For its part, Japan has experienced every type of natural hazard, and has centuries of experience addressing them. The result is that although we still suffer substantial damage when a calamity befalls us, we have accumulated extensive knowledge and developed technology that helps us to reduce risk. We would like to draw on these knowledge and technology, which have been collected in Kobe, the location of a major earthquake in 1995, to strengthen the response capacity of the international community. The newly opened UN/ISDR Hyogo Office there could also utilize them. The target the international community must strive to achieve is clearly described in the Hyogo Framework of Action adopted at the UN World Conference on Disaster Reduction that was held there in January 2005, and we wish to contribute to its effective implementation. The IDRL guidelines adopted in November last year can also be quite useful, and we therefore welcome their adoption.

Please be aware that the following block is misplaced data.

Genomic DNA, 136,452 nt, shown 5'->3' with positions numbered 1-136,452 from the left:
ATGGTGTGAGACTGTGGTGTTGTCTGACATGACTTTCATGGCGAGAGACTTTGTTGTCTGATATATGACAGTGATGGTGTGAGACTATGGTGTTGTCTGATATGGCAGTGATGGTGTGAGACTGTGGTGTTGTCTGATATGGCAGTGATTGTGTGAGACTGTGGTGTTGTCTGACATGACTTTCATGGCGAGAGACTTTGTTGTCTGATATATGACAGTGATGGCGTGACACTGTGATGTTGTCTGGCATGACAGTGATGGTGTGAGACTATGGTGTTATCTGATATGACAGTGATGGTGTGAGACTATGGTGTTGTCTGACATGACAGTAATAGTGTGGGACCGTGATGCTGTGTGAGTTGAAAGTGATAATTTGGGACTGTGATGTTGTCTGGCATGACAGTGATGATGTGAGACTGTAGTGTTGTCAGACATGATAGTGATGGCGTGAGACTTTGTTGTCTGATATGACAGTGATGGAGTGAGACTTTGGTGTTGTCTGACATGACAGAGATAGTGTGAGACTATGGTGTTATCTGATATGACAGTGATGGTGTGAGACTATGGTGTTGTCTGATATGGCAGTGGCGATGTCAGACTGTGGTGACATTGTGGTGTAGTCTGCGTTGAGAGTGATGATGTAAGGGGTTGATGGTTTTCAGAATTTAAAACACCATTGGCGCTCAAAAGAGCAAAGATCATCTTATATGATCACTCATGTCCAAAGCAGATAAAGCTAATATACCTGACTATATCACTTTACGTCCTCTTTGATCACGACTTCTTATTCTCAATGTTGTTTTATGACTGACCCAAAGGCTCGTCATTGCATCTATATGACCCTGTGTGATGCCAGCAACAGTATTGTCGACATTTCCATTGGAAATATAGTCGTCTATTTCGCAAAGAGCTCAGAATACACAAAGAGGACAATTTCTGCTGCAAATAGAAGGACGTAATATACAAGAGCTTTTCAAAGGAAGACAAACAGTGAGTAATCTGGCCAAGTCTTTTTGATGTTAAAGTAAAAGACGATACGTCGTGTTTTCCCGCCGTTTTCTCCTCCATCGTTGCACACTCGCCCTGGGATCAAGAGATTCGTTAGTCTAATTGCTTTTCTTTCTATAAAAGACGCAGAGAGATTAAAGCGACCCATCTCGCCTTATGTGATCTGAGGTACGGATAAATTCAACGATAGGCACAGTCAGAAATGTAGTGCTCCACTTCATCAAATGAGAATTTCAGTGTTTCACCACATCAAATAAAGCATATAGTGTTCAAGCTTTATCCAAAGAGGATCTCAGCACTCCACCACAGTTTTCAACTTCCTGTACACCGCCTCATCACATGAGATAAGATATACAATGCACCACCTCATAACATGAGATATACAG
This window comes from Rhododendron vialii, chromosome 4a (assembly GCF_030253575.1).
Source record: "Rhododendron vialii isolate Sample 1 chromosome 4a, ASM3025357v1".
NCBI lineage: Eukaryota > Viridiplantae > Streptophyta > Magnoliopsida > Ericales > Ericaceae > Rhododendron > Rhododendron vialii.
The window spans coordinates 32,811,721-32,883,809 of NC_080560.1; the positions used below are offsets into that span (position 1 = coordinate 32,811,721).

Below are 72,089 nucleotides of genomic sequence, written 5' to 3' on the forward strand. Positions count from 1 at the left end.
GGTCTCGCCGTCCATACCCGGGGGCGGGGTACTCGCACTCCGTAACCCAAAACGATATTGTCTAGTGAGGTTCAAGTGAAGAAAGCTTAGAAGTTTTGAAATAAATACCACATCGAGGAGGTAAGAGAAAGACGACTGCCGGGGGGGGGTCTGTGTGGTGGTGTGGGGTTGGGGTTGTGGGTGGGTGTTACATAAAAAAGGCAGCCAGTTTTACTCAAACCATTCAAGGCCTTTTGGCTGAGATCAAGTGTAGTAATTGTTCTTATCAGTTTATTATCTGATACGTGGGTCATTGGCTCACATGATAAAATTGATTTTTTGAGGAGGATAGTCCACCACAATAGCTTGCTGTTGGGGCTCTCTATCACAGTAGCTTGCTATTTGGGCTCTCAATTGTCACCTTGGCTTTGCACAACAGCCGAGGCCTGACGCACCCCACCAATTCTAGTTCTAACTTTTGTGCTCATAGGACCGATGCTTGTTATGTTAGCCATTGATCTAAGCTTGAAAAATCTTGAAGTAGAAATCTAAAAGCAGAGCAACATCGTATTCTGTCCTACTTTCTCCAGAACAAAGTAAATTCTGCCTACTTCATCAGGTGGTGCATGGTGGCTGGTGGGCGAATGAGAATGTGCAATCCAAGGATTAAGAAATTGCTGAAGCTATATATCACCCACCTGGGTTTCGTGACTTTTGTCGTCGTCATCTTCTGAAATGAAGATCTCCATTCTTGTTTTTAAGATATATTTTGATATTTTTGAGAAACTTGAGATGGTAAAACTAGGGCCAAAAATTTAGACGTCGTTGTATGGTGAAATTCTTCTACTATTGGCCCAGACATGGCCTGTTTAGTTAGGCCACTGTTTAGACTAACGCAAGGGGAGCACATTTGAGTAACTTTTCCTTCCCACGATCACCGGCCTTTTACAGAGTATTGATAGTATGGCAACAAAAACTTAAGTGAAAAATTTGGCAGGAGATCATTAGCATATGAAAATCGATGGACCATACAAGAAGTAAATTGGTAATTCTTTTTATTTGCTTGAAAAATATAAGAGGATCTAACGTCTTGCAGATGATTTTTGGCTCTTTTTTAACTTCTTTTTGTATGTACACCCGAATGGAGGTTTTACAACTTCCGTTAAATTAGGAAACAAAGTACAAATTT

Mr. President,

As pointed out in the report of the Secretary-General, during the past year the largest driver of disasters was the increased incidence and severity of extreme weather events, mostly associated with climate change. We therefore need to promote adaptation to the effects of climate change and strengthen early warning mechanisms so as to minimize the humanitarian implications of this phenomenon. Under the Cool Earth Promotion Programme, Japan will provide approximately USD10 billion in aggregate as assistance for adaptation and access to clean energy and mitigation. We have already initiated cooperation with more than twenty countries in this area.